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Commentary | 20 September 2017

Staying the course is not enough – Germany’s security and defense agenda after the general election

Image of Aylin Matlé

Aylin Matlé |Research Assistant at the Konrad-Adenauer-Foundation

Defence EU Germany NATO European Defence

The next German government would do well to further strengthen the transatlantic alliance. With the Conservatives (CDU) very likely being the senior partner of the next German coalition government it is probable that Berlin will continue implementing NATO’s Wales (2014) and Warsaw (2016) decisions in reaction to Russia’s increasingly revanchist policy towards its claimed spheres of influence. Berlin has rightly been coined the (European) backbone of these defensive measures seeing as it participates in short-term as well as strategic reactions to the crisis year 2014.

After all, one of NATO’s major collective defense components, the Very High Readiness Joint Task Force (VJTF), was in large parts initiated by Germany, both conceptually and practically. Under Chancellor Angela Merkel and defense minister Ursula von der Leyen (both CDU), Germany decided to provide up to eight brigades for NATO’s Response Forces, including the VJTF. In addition, the German armed forces are serving as one of four lead nations of a multinational battalion-sized battlegroup in Lithuania since January 2017.

Beyond these very concrete steps, strategically more far-reaching goals should be pursued by another Conservative-led administration in support of the transatlantic alliance. This includes gradually pursuing NATO’s goal of spending 2% of one’s GDP on defense. Additional funds are urgently needed to invest in critical capabilities such as reconnaissance, aerial refueling and helicopters – most of these capabilities, among others, are currently provided by the United States in a NATO context.

In addition, the next German administration would be well-advised to put more energy into shaping NATO’s agenda beyond the current reassurance and deterrence measures. Thus, Berlin should promote formulating a new Strategic Concept (the current one is from 2010) to account for the dramatic shifts in transatlantic security since 2014.

Firstly, this process could be used to reiterate the Wales and Warsaw communiques and insert into the most important strategic document of the Alliance that Russia no longer is a “partner” of NATO and should be treated accordingly. While dialogue avenues should not be foreclosed readily, the Alliance must come to terms with the circumstance that Russia will remain on the offensive in the foreseeable future.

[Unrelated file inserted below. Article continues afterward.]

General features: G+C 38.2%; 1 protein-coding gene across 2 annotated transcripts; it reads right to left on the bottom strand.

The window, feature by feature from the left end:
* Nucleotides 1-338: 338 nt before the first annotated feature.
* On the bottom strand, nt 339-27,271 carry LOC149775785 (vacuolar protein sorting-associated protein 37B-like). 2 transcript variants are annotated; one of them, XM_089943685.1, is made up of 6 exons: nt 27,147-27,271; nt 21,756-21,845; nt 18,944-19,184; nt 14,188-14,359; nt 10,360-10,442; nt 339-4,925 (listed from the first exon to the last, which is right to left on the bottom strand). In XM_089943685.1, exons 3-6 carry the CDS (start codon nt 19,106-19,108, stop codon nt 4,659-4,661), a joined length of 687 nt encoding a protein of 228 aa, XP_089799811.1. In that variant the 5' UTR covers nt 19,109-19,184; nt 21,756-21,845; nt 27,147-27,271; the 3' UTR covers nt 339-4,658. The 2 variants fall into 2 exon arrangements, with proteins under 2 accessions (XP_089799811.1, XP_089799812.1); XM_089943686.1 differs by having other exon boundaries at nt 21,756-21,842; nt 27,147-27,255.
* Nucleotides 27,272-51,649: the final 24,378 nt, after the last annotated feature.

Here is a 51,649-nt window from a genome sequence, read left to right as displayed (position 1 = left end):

Thus, not only should NATO’s current deterrence posture be maintained, contemplating an expansion of measures in place is in order, too. This could mean an increase of the four battalion-sized battlegroups up to brigade-sized military formations rotating through the Baltic Republics and Poland – regardless of the 1997 NATO-Russia Founding Act which is unfoundedly treated by Germany as a sacrosanct item. The spirit of the legally non-binding agreement has been killed by Russia, not by NATO. In addition, the document specifically allows for changes in force deployments in case of a changed security environment which, beyond doubt, has materialized in the wake of 2014. While Germany should not promote the dissolution of the Founding Act altogether, pondering on additional deterrence measures should not be blocked because of disproportionate thoughtfulness towards the Kremlin.

Secondly, with Brexit looming, Germany could use a new Strategic Concept as a chance to further relations between NATO and the EU. While tightening necessary cooperation between these two bodies, Berlin should leave no doubt that NATO must not be supplanted but only supplemented by the EU’s CSDP, however. As it currently stands, the transatlantic Alliance is the more effective defense organization and will be in the future so long as the Americans remain part of NATO – insisting on US participation in the Alliance must be a premium security and defense goal of Germany. To keep the current occupant of the White House interested in NATO, Berlin should galvanize its European partners to contribute more to the Alliance’s deterrence posture. As a lead nation in this regard, Germany could propose to replace the Canadian and eventually the American battalion, respectively, with European partners in Latvia and Poland.

Finally, and tying in with the first point, Berlin could use the updating of the current Strategic Concept to come to terms with why and how NATO must be a nuclear alliance so long as these weapons exist – an exercise Germany is unnecessarily and perpetually shying away from. Russia’s increased reliance on nuclear messaging calls for a serious rethink of how to adapt the Alliance’s non-conventional posture. Germany can contribute to this debate by starting to consider a replacement for the already 30-year old Dual-Capable Aircraft (Tornados) which are part of the Alliance’s nuclear-sharing arrangement. Berlin should also be more open-minded about extending this procedure to other European non-nuclear states in order to increase NATO’s nuclear deterrence effect, especially vis-à-vis Russia.


The opinions articulated above represent the views of the author(s), and do not necessarily reflect the position of the European Leadership Network or any of its members. The ELN’s aim is to encourage debates that will help develop Europe’s capacity to address the pressing foreign, defence, and security challenges of our time.